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I was asked to share with the forum how to install an IR repeater system, here is how I did it - I'm sure there are lots of others:

Having an IR repeater system is one of the most satisfying and easiest projects to carry out, you basically need a repeater, receiver and senders to each unit you want to control.

Repeater
Using a standard outlet box a repeater is a device that picks up the signal from the remote and sends it to the receiver, it has to be 'in line of site' of the remote. I mounted my repeater above the screen, and used Cat5 cable to connect to the receiver. The attached link is a typical source and what I used:

http://www.partsexpress.com/pe/showdetl.cfm?&DID=7&Partnumber=182-310


IR1.jpg


Receiver
The receiver is a surface mounted box that takes the signal from the repeater and sends the IR command to the components to be controlled, it need to be reasonably close to the equipment. In addition it needs a power supply. My receiver is surface mounted, the one I used operates 4 pieces of equipment and to increase this they can be daisy chained together with one power supply.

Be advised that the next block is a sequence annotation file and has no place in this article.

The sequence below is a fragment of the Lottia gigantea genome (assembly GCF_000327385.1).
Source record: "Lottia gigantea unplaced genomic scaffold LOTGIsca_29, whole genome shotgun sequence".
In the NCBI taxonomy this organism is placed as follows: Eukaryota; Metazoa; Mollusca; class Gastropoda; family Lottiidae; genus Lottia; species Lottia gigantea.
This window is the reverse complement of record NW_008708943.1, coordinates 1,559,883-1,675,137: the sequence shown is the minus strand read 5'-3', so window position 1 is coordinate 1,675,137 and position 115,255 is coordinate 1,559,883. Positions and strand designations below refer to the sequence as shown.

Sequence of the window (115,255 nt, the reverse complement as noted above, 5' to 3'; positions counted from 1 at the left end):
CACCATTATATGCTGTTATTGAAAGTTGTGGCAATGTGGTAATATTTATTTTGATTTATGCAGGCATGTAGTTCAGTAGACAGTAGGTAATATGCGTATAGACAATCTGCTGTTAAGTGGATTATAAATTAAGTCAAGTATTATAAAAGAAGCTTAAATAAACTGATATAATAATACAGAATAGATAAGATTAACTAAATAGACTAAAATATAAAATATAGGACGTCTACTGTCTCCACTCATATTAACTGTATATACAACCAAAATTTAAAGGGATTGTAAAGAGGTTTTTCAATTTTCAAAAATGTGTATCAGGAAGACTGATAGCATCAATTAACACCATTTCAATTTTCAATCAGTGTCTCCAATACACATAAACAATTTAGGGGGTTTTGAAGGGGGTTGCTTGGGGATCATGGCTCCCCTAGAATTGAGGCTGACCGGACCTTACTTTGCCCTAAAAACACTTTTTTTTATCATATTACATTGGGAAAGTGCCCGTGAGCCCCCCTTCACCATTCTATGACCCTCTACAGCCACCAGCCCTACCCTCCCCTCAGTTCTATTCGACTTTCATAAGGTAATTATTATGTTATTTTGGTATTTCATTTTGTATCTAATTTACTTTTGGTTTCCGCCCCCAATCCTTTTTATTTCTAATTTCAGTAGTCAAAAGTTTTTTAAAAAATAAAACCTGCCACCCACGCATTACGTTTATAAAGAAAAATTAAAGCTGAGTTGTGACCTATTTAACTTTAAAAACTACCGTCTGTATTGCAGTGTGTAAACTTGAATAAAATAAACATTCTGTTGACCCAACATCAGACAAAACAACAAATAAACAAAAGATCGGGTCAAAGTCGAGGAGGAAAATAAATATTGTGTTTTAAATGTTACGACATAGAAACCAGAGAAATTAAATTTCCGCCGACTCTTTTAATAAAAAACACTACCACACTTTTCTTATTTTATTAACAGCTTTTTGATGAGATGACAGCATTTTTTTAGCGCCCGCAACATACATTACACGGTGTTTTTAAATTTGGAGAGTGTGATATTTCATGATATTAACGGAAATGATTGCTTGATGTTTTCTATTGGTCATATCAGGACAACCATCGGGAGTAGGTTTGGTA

Link to source:

http://www.partsexpress.com/pe/showdetl.cfm?&DID=7&Partnumber=182-315
http://www.partsexpress.com/pe/showdetl.cfm?Partnumber=182-317


IR2.jpg


Emitter
The final task is to stick an emitter, using 2 sided stick tabs supplied with the emitter, over the IR window of the equipment and plug them into the receiver.

Source:

http://www.partsexpress.com/pe/showdetl.cfm?&DID=7&Partnumber=182-305


IR3.jpg


Since building my system I later discovered that you can buy double and triple senders, which eliminate the need to have more than one receiver and save money. In addition the 3.5mm plug is standard, and you can mix and match components from different manufacturers.

Well this was my approach, please post other ideas, mods etc.
 

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Tommy, if I interpret your question correctly the answer is no - they serve different functions, and any system I'm aware of needs all 3 devices.